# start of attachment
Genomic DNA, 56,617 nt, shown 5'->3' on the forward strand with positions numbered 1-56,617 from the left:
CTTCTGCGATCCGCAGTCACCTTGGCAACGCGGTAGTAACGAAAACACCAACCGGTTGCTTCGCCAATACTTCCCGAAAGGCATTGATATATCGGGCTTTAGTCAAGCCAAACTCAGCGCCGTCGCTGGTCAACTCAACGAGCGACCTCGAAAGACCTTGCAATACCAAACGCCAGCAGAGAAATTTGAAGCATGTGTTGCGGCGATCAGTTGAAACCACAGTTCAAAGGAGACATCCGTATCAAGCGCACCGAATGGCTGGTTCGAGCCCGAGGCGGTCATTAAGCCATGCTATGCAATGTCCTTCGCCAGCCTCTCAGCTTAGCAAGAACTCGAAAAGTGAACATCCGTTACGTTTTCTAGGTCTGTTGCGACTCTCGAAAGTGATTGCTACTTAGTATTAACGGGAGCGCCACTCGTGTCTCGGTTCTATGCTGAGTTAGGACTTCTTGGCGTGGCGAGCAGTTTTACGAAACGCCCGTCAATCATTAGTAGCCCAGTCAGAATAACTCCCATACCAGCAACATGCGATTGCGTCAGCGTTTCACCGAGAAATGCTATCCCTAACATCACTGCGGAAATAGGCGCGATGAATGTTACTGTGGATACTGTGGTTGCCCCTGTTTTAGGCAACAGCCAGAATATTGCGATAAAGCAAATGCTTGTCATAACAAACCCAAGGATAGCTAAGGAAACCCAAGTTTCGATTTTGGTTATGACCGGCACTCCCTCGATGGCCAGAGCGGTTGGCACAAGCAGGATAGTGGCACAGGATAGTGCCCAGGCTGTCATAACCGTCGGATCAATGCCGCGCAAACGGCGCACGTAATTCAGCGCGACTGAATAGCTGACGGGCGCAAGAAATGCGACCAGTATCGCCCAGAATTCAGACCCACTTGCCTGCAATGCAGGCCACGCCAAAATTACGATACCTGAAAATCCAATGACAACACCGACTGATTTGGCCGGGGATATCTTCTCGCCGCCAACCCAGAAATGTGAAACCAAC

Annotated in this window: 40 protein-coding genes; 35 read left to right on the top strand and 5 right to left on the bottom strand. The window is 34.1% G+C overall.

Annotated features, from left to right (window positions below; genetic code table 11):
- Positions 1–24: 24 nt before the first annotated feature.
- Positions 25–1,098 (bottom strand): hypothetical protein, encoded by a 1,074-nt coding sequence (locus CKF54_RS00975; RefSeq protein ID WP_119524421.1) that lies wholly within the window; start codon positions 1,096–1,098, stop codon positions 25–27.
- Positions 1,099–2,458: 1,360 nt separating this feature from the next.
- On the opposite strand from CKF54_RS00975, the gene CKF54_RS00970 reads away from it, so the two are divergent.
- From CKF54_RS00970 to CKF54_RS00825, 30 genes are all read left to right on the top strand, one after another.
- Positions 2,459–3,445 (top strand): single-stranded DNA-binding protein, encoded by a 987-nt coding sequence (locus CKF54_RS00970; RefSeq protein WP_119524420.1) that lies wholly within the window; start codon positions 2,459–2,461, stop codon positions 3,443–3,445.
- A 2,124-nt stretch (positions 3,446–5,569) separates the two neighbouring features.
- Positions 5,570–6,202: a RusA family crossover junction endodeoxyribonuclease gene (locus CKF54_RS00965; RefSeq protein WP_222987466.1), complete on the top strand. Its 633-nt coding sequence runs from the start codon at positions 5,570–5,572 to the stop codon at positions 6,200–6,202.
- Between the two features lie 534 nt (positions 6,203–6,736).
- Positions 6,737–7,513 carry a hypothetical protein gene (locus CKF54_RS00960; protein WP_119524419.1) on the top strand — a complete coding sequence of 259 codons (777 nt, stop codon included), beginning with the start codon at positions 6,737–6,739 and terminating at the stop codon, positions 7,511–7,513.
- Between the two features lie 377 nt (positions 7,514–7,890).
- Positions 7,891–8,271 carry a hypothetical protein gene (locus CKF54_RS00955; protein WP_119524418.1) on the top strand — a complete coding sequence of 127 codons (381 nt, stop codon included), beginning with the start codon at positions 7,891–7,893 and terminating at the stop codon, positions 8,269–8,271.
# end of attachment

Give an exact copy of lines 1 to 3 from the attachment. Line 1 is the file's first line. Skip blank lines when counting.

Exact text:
Genomic DNA, 56,617 nt, shown 5'->3' on the forward strand with positions numbered 1-56,617 from the left:
CTTCTGCGATCCGCAGTCACCTTGGCAACGCGGTAGTAACGAAAACACCAACCGGTTGCTTCGCCAATACTTCCCGAAAGGCATTGATATATCGGGCTTTAGTCAAGCCAAACTCAGCGCCGTCGCTGGTCAACTCAACGAGCGACCTCGAAAGACCTTGCAATACCAAACGCCAGCAGAGAAATTTGAAGCATGTGTTGCGGCGATCAGTTGAAACCACAGTTCAAAGGAGACATCCGTATCAAGCGCACCGAATGGCTGGTTCGAGCCCGAGGCGGTCATTAAGCCATGCTATGCAATGTCCTTCGCCAGCCTCTCAGCTTAGCAAGAACTCGAAAAGTGAACATCCGTTACGTTTTCTAGGTCTGTTGCGACTCTCGAAAGTGATTGCTACTTAGTATTAACGGGAGCGCCACTCGTGTCTCGGTTCTATGCTGAGTTAGGACTTCTTGGCGTGGCGAGCAGTTTTACGAAACGCCCGTCAATCATTAGTAGCCCAGTCAGAATAACTCCCATACCAGCAACATGCGATTGCGTCAGCGTTTCACCGAGAAATGCTATCCCTAACATCACTGCGGAAATAGGCGCGATGAATGTTACTGTGGATACTGTGGTTGCCCCTGTTTTAGGCAACAGCCAGAATATTGCGATAAAGCAAATGCTTGTCATAACAAACCCAAGGATAGCTAAGGAAACCCAAGTTTCGATTTTGGTTATGACCGGCACTCCCTCGATGGCCAGAGCGGTTGGCACAAGCAGGATAGTGGCACAGGATAGTGCCCAGGCTGTCATAACCGTCGGATCAATGCCGCGCAAACGGCGCACGTAATTCAGCGCGACTGAATAGCTGACGGGCGCAAGAAATGCGACCAGTATCGCCCAGAATTCAGACCCACTTGCCTGCAATGCAGGCCACGCCAAAATTACGATACCTGAAAATCCAATGACAACACCGACTGATTTGGCCGGGGATATCTTCTCGCCGCCAACCCAGAAATGTGAAACCAAC

Annotated in this window: 40 protein-coding genes; 35 read left to right on the top strand and 5 right to left on the bottom strand. The window is 34.1% G+C overall.